Melville began in 1845, as a result of a deep disruption within the ranks of the Presbyterian church in Scotland that spread to Canada. St. Andrew’s, the original (and still existing) Presbyterian congregation in Fergus, was severely shaken by the controversy. Its pastor, Rev. George Smellie, all but one of the elders, and a large majority of his parishioners, broke away from St. Andrew’s and became associated with the “Free Kirk” (church), Melville.
Thus, Melville Church, named after Andrew Melville, a Presbyterian reformer, was born. The fledgling assembly was permitted to worship within the sanctuary of St. Andrew’s until the first Melville edifice was officially opened on March 4, 1847. The location of “Old Melville” as it was later called, was next to the present site of the tennis courts on Union Street West, and with several additions provided adequate accommodations for the worshipers for more than fifty years.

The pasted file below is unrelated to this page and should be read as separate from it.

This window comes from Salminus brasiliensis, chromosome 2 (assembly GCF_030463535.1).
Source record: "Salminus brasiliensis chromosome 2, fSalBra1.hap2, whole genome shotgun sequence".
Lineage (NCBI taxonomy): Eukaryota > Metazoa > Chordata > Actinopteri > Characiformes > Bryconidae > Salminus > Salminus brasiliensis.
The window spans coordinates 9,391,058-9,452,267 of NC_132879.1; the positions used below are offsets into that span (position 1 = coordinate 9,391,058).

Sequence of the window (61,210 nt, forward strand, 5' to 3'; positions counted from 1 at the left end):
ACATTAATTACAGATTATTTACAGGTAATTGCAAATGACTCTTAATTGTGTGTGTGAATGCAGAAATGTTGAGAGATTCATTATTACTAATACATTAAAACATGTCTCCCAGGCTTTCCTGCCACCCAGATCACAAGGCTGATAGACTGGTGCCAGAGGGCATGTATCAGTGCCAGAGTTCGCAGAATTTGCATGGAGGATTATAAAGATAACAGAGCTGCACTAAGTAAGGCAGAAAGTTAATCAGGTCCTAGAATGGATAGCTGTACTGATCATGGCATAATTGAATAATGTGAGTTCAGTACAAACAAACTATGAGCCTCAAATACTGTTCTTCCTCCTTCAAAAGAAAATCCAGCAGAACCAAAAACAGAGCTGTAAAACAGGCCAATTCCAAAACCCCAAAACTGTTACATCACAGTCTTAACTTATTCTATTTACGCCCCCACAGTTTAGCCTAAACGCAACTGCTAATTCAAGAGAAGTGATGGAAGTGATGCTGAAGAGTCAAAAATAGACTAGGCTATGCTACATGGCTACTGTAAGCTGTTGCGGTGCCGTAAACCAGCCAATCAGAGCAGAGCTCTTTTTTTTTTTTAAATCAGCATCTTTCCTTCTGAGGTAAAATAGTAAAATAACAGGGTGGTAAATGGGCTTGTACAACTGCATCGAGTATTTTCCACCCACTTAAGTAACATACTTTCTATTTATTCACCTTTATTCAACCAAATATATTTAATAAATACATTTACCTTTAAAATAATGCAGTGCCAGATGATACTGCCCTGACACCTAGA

In the 1890s, it became necessary to build a more spacious facility, resulting in the present structure of Credit Valley stone. The cornerstone reads 1899, and Melville officially opened on May 13, 1900. From 1845 to 1925, the pastoral duties were resolutely performed by four regular ministers: Dr. George Smellie (1845-1888); Rev. R.M. Craig; Rev. John H. MacVicar; and Rev. R.W. Craw.
In 1925, the United Church of Canada was formed as a result of a merger among the Presbyterian Church of Canada, the Methodist Church of Canada, the Congregational Union of Ontario and Quebec, and the Association of Local Union Churches. In Fergus, the merger brought together Melville and Wesley Methodist Church (formed in 1852) under Melville’s roof. A Christian Education wing called Melville Hall, which includes the Wesley Chapel, opened in 1931.
Melville continues into the 21st century as a thriving congregation, proud of its past and looking forward to its future.